Build the application

We can build the image with the familiar build command:

$ docker build --tag docker-gs-ping-roach .

Run the application

Now, let’s run our container. This time we’ll need to set some environment variables so that our application would know how to access the database. For now, we’ll do this right in the docker run command. Later we will see a more convenient method with Docker Compose.


Since we are running our CockroachDB cluster in “insecure” mode, the value for the password can be anything.

Don’t run in insecure mode in production, though!

$ docker run -it --rm -d \
  --network mynet \
  --name rest-server \
  -p 80:8080 \
  -e PGUSER=totoro \
  -e PGPASSWORD=myfriend \
  -e PGHOST=db \
  -e PGPORT=26257 \
  -e PGDATABASE=mydb \

There are a few points to note about this command.

  • We map container port 8080 to host port 80 this time. Thus, for GET requests we can get away with literally curl localhost:

    $ curl localhost
    Hello, Docker! (0)

    Or, if you prefer, a proper URL would work just as well:

    $ curl http://localhost/
    Hello, Docker! (0)
  • The total number of stored messages is 0 for now. This is fine, because we had not posted anything to our application yet.
  • We refer to the database container by its hostname, which is db. This is what we had the --name db for when we started the database container.

  • The actual password does not matter, but it must be set to something to avoid confusing the example application.
  • The container we’ve just run is named rest-server. These names are useful for managing the container lifecycle:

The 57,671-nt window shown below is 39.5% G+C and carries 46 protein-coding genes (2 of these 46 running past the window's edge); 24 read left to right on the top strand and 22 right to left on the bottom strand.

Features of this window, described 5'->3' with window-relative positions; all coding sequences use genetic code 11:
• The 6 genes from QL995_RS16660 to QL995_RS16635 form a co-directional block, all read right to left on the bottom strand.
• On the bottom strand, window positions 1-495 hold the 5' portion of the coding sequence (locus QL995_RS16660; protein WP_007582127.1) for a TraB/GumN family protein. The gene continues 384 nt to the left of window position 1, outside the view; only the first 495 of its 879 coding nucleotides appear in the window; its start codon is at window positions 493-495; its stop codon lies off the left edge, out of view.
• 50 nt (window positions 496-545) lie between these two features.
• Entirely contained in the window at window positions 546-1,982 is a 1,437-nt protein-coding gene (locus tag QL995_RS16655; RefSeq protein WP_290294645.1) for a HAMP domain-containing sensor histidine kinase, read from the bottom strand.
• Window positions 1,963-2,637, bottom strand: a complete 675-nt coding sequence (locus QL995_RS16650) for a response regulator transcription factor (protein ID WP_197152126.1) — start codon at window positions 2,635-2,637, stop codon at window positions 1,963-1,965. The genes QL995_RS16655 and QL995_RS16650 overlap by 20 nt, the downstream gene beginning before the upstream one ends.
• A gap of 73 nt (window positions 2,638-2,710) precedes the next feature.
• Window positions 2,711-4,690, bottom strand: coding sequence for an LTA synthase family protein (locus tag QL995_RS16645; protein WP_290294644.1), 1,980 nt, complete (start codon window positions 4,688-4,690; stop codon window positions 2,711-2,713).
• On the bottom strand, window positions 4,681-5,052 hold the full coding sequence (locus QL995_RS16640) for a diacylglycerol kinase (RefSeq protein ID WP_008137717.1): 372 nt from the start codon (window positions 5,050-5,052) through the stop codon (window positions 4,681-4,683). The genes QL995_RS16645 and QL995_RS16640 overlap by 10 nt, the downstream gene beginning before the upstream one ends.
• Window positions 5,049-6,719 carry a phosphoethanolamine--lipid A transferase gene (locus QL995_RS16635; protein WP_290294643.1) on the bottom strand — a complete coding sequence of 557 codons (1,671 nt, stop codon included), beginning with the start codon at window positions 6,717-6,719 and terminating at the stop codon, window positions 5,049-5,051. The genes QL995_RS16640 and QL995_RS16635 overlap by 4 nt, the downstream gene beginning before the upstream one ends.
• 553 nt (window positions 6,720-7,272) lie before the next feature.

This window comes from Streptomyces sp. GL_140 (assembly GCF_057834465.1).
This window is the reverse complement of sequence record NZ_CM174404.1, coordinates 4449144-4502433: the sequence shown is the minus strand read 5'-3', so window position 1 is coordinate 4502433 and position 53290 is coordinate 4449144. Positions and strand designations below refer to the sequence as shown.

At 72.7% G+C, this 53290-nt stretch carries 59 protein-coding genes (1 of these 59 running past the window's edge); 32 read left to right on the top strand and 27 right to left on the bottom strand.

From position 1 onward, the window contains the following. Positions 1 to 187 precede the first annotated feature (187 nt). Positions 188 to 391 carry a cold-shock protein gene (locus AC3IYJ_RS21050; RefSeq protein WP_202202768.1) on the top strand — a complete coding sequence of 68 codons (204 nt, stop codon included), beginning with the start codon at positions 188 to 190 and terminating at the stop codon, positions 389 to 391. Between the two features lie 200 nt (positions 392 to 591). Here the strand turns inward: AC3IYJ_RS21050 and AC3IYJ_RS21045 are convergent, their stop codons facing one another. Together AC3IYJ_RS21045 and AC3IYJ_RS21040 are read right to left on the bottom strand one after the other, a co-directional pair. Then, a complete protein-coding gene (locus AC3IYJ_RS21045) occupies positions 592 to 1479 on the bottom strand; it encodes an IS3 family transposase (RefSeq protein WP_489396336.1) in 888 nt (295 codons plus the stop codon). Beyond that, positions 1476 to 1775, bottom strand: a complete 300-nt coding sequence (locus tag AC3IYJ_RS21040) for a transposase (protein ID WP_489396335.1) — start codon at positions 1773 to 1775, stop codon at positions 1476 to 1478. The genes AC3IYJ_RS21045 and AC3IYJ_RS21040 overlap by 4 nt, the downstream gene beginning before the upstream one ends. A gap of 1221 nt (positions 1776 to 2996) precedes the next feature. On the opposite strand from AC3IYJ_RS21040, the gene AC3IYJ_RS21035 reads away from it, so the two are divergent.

# Don't do this just yet, it's only an example:
    $ docker container rm --force rest-server

Test the application

In the previous section, we have already tested querying our application with GET and it returned zero for the stored message counter. Now, let’s post some messages to it:

$ curl --request POST \
  --url http://localhost/send \
  --header 'content-type: application/json' \
  --data '{"value": "Hello, Docker!"}'

The application responds with the contents of the message, which means it had been saved in the database:

{"value":"Hello, Docker!"}

Let’s send another message:

$ curl --request POST \
  --url http://localhost/send \
  --header 'content-type: application/json' \
  --data '{"value": "Hello, Oliver!"}'

And again, we get the value of the message back:

{"value":"Hello, Oliver!"}

Let’s see what the message counter says:

$ curl localhost
Hello, Docker! (2)

Hey, that’s exactly right! We sent two messages and the database kept them. Or has it? Let’s stop and remove all our containers, but not the volumes, and try again.

First, let’s stop the containers:

$ docker container stop rest-server roach

Then, let’s remove them:

$ docker container rm rest-server roach

Verify that they are gone:

$ docker container list --all

And start them again, database first:

docker run -d \
  --name roach \
  --hostname db \
  --network mynet \
  -p 26257:26257 \
  -p 8080:8080 \
  -v roach:/cockroach/cockroach-data \
  cockroachdb/cockroach:latest-v20.1 start-single-node \

And the service next:

docker run -it --rm -d \
  --network mynet \
  --name rest-server \
  -p 80:8080 \
  -e PGUSER=totoro \
  -e PGPASSWORD=myfriend \
  -e PGHOST=db \